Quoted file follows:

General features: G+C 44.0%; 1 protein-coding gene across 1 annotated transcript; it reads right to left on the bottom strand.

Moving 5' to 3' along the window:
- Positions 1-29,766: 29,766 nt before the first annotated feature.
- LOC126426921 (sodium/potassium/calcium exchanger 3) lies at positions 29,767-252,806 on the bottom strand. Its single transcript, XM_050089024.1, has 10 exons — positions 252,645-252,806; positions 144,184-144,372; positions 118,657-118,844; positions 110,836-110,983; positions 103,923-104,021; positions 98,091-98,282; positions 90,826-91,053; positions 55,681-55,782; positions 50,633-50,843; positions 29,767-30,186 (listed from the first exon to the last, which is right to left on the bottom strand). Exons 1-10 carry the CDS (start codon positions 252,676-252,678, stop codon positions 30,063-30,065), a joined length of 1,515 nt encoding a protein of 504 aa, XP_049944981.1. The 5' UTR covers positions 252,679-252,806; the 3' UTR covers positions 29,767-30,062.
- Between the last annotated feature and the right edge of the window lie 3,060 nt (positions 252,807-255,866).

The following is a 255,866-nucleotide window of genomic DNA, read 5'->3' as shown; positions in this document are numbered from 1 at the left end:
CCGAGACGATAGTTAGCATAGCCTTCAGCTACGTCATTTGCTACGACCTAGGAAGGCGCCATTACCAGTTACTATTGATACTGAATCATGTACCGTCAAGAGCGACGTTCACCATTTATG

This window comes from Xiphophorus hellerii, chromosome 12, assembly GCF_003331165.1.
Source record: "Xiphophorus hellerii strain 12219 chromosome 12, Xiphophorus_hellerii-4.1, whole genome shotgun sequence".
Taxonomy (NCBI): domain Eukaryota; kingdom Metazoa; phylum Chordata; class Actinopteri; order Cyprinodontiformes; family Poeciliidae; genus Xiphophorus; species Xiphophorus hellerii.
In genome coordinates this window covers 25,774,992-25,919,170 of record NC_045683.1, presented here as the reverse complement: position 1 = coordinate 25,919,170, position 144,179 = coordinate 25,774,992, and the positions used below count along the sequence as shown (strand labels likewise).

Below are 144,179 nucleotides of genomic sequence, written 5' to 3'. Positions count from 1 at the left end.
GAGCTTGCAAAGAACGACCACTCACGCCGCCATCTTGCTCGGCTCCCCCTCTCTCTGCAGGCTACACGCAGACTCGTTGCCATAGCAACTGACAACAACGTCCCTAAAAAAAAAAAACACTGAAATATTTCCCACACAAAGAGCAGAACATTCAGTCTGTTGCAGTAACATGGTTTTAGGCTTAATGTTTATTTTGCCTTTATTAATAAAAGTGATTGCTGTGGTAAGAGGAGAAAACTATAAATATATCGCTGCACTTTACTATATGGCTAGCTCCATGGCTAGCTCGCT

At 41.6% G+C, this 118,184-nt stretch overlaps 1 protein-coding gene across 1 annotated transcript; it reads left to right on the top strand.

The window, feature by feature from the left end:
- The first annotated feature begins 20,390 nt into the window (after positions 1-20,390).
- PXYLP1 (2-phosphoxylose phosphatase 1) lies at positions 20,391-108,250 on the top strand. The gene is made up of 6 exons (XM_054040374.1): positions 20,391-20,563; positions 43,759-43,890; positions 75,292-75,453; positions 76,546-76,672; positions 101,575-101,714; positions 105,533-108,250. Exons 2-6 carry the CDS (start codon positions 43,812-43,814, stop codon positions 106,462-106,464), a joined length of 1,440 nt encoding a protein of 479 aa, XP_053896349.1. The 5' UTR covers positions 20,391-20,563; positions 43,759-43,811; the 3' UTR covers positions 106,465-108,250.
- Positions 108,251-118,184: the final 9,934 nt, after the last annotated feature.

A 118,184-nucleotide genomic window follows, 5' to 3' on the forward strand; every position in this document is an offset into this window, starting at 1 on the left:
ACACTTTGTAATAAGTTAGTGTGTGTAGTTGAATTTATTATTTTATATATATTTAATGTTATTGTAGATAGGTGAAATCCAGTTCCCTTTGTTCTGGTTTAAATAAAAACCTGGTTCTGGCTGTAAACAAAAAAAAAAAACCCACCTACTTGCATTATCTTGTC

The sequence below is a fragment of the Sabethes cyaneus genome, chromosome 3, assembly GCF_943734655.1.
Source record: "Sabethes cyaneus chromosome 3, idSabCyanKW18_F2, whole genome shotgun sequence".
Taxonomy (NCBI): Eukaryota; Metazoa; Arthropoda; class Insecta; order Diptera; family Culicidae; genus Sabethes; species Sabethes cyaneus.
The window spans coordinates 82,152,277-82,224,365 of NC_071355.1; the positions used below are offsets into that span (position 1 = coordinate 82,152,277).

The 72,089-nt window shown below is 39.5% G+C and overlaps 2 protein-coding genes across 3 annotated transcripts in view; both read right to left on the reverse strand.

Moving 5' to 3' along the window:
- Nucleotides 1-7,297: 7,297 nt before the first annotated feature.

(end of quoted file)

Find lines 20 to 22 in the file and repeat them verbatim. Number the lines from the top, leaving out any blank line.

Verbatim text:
ACACTTTGTAATAAGTTAGTGTGTGTAGTTGAATTTATTATTTTATATATATTTAATGTTATTGTAGATAGGTGAAATCCAGTTCCCTTTGTTCTGGTTTAAATAAAAACCTGGTTCTGGCTGTAAACAAAAAAAAAAAACCCACCTACTTGCATTATCTTGTC

The sequence below is a fragment of the Sabethes cyaneus genome, chromosome 3, assembly GCF_943734655.1.
Source record: "Sabethes cyaneus chromosome 3, idSabCyanKW18_F2, whole genome shotgun sequence".